There are not many places in the world where I’ve thought to myself, “I would love to live here”, but Dubai was one of them. From the first day I set foot in this cosmopolitan metropolis in the middle of the Arabian desert, I fell in love. That was five years ago, and I’m still here.
Dubai is a city within an Emirate of the same name. It is one of the seven Emirates that make up the United Arab Emirates (UAE). The earliest recorded settlement was in 1799, when the Al-Maktoum tribe moved here from what is now Saudi Arabia. Dubai was originally based around a creek, an old trading port now known as Dubai Creek. The Sheikhdom was formally established in 1833, and the region remained under the Al-Maktoum’s control after protection from the United Kingdom. Dubai Town, as it was known, became a trading port famous for its pearl exportation until the late 1930s. In 1966 oil was discovered in Dubai and the country’s revenue sharply increased and the population started to grow. Borders were established with the other Emirates and the country gained independence in 1971, and the United Arab Emirates was born.
In the 1990s, Dubai moved its business focus from oil, and started to build a tourism hub, focusing on real estate, aviation and finance. Since then, public transportation systems have been built, districts established and the new millennium saw some of Dubai’s most iconic creations, including the 7-star Burj al Arab hotel, and the Palm Jumeirah – a man-made island in the shape of a giant palm tree. The transformation that has taken place over the last 20 years is nothing short of incredible. Dubai is now a global city with a population of 2.1 million and growing, with expats from all over the world continuing to seek new lives here.
Watch this amazing time lapse video to see how Dubai looks today…
The weather is what you would expect based in the desert, hot, dry with little rain. The best time to visit Dubai is between October and May when the weather ranges from 20-35C. During the summer months humidity rises, and temperatures soar to just below 50C – best to avoid these months!
Religion, Language and Laws of the land:
The local language is Arabic, however after becoming a hub for tourism and multinational companies, the business language is English, and majority of people speak good English. There is no pre-requisite to learn Arabic to visit, live or work in Dubai, but it’s nice to learn some of the basics when speaking to locals. Check out the link below to get an idea of some everyday phrases: http://www.commonusefulphrases.org/common-useful-basic-arabic-phrases.html.
The religion of Dubai is Islam, with approximately 75% of the population being Muslim, 9% Christian and 15% other. You will see numerous mosques scattered throughout Dubai. They are beautiful-looking buildings, and five times a day you will hear the call to pray coming from the speakers in the mosques – a sound that reverberates around the city. It is important when visiting Dubai to respect the Arabic culture and beliefs. Dubai is one of the most tolerant cities in the Middle East, but the laws of Dubai should still be fully respected. For more information, check out Ramadan in Dubai.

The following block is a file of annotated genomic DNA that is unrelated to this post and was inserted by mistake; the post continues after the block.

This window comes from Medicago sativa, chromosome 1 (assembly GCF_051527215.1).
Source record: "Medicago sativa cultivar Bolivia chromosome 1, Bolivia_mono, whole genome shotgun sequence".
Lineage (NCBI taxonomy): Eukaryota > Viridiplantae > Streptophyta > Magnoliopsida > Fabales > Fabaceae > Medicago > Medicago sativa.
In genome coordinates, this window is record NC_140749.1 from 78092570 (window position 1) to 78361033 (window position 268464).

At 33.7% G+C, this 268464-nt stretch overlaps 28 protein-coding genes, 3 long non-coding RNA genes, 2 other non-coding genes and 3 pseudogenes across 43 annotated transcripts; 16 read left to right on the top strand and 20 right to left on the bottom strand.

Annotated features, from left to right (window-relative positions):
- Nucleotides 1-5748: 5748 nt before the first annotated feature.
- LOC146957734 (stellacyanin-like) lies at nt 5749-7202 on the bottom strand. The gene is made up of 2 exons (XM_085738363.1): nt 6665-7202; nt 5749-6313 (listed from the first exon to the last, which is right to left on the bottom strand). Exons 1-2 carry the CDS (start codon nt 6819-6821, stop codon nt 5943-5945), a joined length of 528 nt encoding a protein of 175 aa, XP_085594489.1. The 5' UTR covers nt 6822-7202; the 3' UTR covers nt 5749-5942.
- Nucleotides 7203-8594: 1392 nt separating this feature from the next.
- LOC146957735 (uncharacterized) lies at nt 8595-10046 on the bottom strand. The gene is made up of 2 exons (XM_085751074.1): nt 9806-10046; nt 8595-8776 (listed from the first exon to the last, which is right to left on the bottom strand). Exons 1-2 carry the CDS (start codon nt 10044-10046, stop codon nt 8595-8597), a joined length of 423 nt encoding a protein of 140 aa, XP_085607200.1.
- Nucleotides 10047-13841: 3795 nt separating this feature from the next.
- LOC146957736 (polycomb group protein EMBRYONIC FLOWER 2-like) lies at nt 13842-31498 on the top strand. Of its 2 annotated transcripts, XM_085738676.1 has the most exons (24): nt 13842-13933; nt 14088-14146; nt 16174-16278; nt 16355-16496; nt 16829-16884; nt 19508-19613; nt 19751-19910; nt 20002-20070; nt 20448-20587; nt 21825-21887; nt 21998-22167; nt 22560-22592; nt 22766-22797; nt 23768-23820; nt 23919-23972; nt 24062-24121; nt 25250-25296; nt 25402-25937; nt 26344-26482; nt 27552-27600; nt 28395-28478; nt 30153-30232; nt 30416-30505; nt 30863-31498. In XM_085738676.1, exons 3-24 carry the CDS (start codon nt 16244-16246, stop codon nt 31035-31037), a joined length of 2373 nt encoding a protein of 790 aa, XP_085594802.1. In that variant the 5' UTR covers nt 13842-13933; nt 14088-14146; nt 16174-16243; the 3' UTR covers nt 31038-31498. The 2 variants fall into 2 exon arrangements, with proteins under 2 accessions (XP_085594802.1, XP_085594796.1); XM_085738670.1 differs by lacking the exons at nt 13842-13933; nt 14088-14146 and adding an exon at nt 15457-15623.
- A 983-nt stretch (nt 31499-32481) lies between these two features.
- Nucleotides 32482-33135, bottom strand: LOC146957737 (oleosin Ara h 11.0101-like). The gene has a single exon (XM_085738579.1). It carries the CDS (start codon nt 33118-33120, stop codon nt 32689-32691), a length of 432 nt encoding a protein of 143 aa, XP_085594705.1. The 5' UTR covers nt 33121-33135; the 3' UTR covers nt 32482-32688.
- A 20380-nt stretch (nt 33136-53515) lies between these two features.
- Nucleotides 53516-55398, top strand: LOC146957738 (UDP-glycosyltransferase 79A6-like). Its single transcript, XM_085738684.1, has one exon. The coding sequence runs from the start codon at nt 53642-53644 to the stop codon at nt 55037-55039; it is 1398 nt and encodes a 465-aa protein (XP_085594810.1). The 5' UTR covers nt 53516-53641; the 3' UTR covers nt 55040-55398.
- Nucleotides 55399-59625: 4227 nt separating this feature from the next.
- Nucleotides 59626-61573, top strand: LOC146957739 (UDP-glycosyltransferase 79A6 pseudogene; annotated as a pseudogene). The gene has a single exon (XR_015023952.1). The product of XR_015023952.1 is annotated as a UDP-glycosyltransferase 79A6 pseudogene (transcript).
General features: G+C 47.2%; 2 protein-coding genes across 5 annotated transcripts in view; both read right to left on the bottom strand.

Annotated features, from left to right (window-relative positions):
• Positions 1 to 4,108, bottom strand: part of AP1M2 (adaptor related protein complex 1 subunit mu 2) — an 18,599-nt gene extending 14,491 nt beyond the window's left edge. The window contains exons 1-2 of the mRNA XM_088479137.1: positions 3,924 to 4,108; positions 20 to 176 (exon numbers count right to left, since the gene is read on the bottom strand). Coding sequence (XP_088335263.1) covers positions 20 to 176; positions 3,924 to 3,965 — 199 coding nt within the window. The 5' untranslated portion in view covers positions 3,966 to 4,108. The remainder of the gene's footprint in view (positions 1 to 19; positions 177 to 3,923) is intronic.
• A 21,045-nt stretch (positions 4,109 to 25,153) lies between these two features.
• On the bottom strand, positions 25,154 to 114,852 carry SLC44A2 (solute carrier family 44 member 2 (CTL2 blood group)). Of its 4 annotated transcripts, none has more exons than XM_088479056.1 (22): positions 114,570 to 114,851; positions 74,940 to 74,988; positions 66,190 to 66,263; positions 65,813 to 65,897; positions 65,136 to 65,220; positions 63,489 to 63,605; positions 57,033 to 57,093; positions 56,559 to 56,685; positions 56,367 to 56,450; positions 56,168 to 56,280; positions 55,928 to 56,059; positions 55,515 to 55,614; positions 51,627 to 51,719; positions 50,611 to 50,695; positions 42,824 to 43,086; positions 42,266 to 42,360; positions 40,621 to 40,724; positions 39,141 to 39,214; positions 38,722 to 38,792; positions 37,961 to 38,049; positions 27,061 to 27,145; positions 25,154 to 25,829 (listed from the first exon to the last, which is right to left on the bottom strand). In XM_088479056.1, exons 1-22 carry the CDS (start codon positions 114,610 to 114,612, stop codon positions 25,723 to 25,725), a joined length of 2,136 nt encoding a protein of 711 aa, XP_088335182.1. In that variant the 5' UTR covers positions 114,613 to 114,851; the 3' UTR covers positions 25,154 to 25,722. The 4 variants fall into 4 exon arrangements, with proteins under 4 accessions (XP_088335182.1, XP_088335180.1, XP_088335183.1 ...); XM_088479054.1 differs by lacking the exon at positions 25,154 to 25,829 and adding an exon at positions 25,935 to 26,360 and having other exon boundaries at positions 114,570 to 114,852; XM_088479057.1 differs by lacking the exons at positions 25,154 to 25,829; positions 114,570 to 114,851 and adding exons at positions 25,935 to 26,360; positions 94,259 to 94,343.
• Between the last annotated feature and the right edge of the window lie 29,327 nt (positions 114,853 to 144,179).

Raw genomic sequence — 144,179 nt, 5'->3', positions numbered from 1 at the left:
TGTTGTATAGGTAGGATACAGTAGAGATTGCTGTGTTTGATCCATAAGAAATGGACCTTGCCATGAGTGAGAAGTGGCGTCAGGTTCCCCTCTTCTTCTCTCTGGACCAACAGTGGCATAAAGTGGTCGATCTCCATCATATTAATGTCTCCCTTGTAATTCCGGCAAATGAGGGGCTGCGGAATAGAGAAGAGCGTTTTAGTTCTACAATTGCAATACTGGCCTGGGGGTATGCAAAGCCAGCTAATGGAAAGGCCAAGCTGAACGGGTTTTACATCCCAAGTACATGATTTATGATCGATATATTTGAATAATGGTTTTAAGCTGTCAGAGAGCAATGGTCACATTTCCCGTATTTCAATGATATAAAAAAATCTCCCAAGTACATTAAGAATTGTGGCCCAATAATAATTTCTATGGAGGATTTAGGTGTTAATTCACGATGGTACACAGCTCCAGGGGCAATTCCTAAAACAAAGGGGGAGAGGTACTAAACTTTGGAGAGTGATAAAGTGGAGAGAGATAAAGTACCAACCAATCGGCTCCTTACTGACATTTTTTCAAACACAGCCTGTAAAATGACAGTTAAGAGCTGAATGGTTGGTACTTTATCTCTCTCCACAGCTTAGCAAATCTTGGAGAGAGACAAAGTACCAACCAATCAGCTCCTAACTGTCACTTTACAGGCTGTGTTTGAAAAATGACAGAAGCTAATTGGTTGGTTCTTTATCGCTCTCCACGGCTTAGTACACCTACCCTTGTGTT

Public displays of affection are generally frowned upon and in most cases not tolerated, with the exception of holding hands with a partner. The majority of modest western clothing is acceptable, and when visiting the beach or waterparks, it is perfectly acceptable to wear bikinis and swimming trunks. In malls and similar public spaces it is respectful to cover your knees and shoulders, especially women, but in general most modest clothing is accepted throughout Dubai.
Non-Muslims are allowed to drink alcohol in licensed bars and nightclubs, which tend to be inside hotel grounds – of which there are many! Possession and use of recreational drugs, like in most countries, is illegal and punishments for residents and tourists alike are severe. There is also zero tolerance when it comes to drink driving.
As long as you follow these basic rules and you are respectful of Dubai’s Islamic culture, then you will have no problems.
The local currency is the Arab Emirate Dihram, with one US dollar equating to around 3.65 AED. To give a clearer idea 100 AED = $27, 18 GBP, 19 Euros or 1664 INR.
Dubai is easily accessed from most countries in the world. A large flight network transits into Dubai’s International Airport (DXB), and the airport is served by the majority of international airlines. Dubai also has its own globally renowned airline; Emirates, feeding over 130 destinations worldwide www.emirates.com. Most parts of Europe can get to Dubai within 8 hours, America 15 hours, Asia 8 hours and Australia 14 hours.
Travelling around Dubai is easy, there are thousands of taxis around the city and they are relatively cheap with no need to book, as you can usually hail them down anywhere. A five minute journey will set you back approximately $5, and 30-minute journey $15.
There is also Dubai Metro system which, unlike most big cities, is spotlessly clean and air-conditioned with stations resembling 5* hotels! It’s super cheap and will get you around most areas of Dubai for as little as $1.
I will be posting a series of Dubai-focused blogs over the next few months which detail some of the incredible places and things to see and do as we enter arguably the best time of year for making the most of this incredible city. Whether you are on a budget, or ready to splash the cash, hopefully my hints and tips will be useful. I’ll also be including some hidden gems which, unless you’ve lived here, you’d be unlikely to stumble upon!